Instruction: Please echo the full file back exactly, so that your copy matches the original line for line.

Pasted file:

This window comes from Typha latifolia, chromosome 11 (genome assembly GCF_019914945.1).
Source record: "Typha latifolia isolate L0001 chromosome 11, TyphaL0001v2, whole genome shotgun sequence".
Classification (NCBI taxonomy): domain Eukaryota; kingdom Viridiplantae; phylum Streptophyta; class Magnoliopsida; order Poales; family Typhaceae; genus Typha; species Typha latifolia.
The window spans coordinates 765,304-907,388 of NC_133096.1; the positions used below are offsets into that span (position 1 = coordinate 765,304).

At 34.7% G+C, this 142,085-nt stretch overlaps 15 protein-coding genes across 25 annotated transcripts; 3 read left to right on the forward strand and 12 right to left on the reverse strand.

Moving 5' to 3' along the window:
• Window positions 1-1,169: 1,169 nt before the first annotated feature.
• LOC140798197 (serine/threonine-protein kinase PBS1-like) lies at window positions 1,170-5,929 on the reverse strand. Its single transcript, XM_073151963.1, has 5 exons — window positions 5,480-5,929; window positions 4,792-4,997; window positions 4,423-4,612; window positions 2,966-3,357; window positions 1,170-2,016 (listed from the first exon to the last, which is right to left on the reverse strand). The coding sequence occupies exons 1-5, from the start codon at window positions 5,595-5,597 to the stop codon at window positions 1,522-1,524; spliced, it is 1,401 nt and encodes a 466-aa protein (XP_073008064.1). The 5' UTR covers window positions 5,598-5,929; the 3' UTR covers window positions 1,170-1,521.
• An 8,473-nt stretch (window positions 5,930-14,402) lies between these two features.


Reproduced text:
This window comes from Typha latifolia, chromosome 11 (genome assembly GCF_019914945.1).
Source record: "Typha latifolia isolate L0001 chromosome 11, TyphaL0001v2, whole genome shotgun sequence".
Classification (NCBI taxonomy): domain Eukaryota; kingdom Viridiplantae; phylum Streptophyta; class Magnoliopsida; order Poales; family Typhaceae; genus Typha; species Typha latifolia.
The window spans coordinates 765,304-907,388 of NC_133096.1; the positions used below are offsets into that span (position 1 = coordinate 765,304).

At 34.7% G+C, this 142,085-nt stretch overlaps 15 protein-coding genes across 25 annotated transcripts; 3 read left to right on the forward strand and 12 right to left on the reverse strand.

Moving 5' to 3' along the window:
• Window positions 1-1,169: 1,169 nt before the first annotated feature.
• LOC140798197 (serine/threonine-protein kinase PBS1-like) lies at window positions 1,170-5,929 on the reverse strand. Its single transcript, XM_073151963.1, has 5 exons — window positions 5,480-5,929; window positions 4,792-4,997; window positions 4,423-4,612; window positions 2,966-3,357; window positions 1,170-2,016 (listed from the first exon to the last, which is right to left on the reverse strand). The coding sequence occupies exons 1-5, from the start codon at window positions 5,595-5,597 to the stop codon at window positions 1,522-1,524; spliced, it is 1,401 nt and encodes a 466-aa protein (XP_073008064.1). The 5' UTR covers window positions 5,598-5,929; the 3' UTR covers window positions 1,170-1,521.
• An 8,473-nt stretch (window positions 5,930-14,402) lies between these two features.